a) $0.211$

b) $8.29 \textrm{ N, horizontal}$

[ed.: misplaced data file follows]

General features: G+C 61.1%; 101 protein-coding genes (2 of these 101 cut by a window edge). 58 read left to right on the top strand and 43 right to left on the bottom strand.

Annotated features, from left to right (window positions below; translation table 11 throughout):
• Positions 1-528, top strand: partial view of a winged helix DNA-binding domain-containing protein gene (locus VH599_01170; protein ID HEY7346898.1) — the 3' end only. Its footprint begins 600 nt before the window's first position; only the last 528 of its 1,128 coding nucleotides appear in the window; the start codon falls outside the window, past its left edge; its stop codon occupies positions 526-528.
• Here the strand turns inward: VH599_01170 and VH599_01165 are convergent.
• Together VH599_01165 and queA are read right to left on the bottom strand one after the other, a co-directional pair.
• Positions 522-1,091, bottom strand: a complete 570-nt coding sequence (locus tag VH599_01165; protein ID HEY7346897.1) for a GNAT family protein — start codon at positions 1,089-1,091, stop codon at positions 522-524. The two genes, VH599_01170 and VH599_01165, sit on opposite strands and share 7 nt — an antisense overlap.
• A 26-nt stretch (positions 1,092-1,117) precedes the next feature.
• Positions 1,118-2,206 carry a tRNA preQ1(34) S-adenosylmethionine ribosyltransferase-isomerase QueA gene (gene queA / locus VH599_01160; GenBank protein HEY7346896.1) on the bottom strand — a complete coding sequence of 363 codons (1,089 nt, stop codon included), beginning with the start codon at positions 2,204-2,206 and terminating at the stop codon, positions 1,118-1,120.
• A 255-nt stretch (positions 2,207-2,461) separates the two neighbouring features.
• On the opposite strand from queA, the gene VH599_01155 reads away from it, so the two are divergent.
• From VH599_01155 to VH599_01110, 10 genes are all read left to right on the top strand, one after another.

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This is College Physics Answers with Shaun Dychko. In this problem, we're told to pretend that the chain there doesn't exist or it's broken, in which case the horizontal force on the foot of one of the sides of the sandwich board has to be provided by friction. We're going to figure out what is the coefficient of static friction that's needed, the minimum anyway that's needed to make a force that's big enough to prevent this foot from slipping. So we're going to consider just one half of the sandwich board. It's always good to take a complicated problem and try to reduce it into a smaller problem that's easier to think about. We have a bunch of forces on here. We have the normal force straight up provided by the ground, we have the friction straight to the left, we have gravity acting at the center of mass which is the geometric center of this board since we're told that it's a uniform board and the mass is distributed evenly throughout the whole length of this board. So its center of gravity is in the physical center. Then we have the hinge force which I've drawn straight to the right and I need to explain why we know that it's straight to the right. Because being a hinge it could conceivably have a component that is vertical but we'll see that it is not in this case because we'll turn our attention to this picture here. Consider this whole sandwich board as being a single point mass and the total force downwards on it would be two times the force of gravity on each side. So I have <i>F g</i> here representing the force of gravity on one side of the board, and so if you reduce this whole sandwich board to a dot, the total force down on it would be two times <i>F g</i>. And order for it to not accelerate vertically, the ground will have to provide a force upwards that's of the same magnitude. So two times this normal force in other words, which is the only force upwards on the whole thing is going to be -- well, it works out to saying that the normal force upwards has to equal the gravity downwards. Since that's the case, there can't be any upwards hinge force because this normal force is accounting for the only force that is upwards on the sandwich board as a whole. Do I need to say anymore about that? You know, if the sandwich board was not symmetrical and maybe one side was long and the other side was short, then things would get more complicated and there would be a vertical component to the hinge force for sure. We'd have to be given more information to solve it because you'd no longer be able to say that two times <i>F n</i> is the force upwards because there'd be force normal on the right side and there'd be force normal on the left side and they would not be equal. That means you'd have <i>F nl</i> plus <i>F nr</i> here instead of two <i>F n</i> but then you'd have two unknowns. So that would complicate things. But fortunately we have a symmetrical system in which case the normal force on each foot upwards is the same and so that's why we're able to say two <i>F n</i>. Yeah, so that's how we conclude that the normal force upwards equals gravity downwards. Since that's the case there is no place for having a vertical force on the hinge. Okay. So, well I guess I could expand on that slightly more. Let's suppose you still were to insist that there is a vertical component of the hinge force. You'd have to say that in the y direction the hinge force vertical plus the normal force would equal the gravity downwards and then you could solve for the hinge force and say that it's gravity minus normal force. But since we've just said that gravity and the normal force are equal, that makes this zero. So there is the more rigorous reason for saying vertical component of hinge force is zero. Okay, there. Now, with that out of the way, we can think about this picture and consider our three equations which we get from the two conditions for equilibrium, one being that the translational forces have to add up to zero in both directions, x and y, and then we'll say that the total torque has to add up to zero as well. So to say that the horizontal forces add up to zero is the same as saying the forces to the right equal the forces to the left. So the hinge force to the right equals the friction force to the left. I substituted coefficient of static friction multiplied by normal force in place of the friction force. Then vertically speaking we have normal force equals gravity, we've kind of already said that but just saying it again, and that is <i>m g</i>, mass being the mass of one side of the sandwich board. It's eight kilograms divided by two which is four kilograms. Then the total torque has to equal zero and I've taken the pivot to be at the ground but you can take it at the hinge if you like, doesn't really matter where. I chose to choose the pivot at the ground because then we have only two torques to consider. We have this due to gravity and the torque due to the hinge. If we had chosen the hinge to be the pivot, then we'd have the torque due to gravity, the torque due to friction and the torque due to the normal force and we'd have three terms to consider. So I think it's a little bit simpler to have only two. So we're taking the pivot to be at the point of contact with the ground. Okay. So we have the hinge force multiplied by its perpendicular distance to the pivot which is this 1.3 meters height of the sandwich board. That's going to be the torque which is clockwise, and that's going to equal in magnitude the torque going counter-clockwise due to the force of gravity which will have a perpendicular distance to the pivot of 1.1 meters which is the total width of the sandwich board divided by four. So 1.1 divided by two would take you to the hinge and then this center of gravity is halfway between the center point and the foot and so we divided by four to get 0.275 meters as the lever arm perpendicular for gravity. So we've equated those two things, those two torques, force of gravity is <i>m g</i> and then we're dividing both sides by <i>r h</i> the lever arm for the hinge to solve for the force of the hinge. So that's four kilograms times 9.8 Newtons per kilogram, times 0.275 meters, lever arm for gravity, divided by 1.3 meters, lever arm for the hinge. That gives 8.29 Newtons and that is horizontal. That's the answer for part B. The answer for part A, the coefficient of static friction, we get by rearranging this formula here and we divide both sides by <i>F n</i> to get that coefficient of static friction is the hinge force divided by the normal force. So that's 8.2923 Newtons divided by four kilograms times 9.8 Newtons per kilogram, giving a coefficient of static friction of 0.211.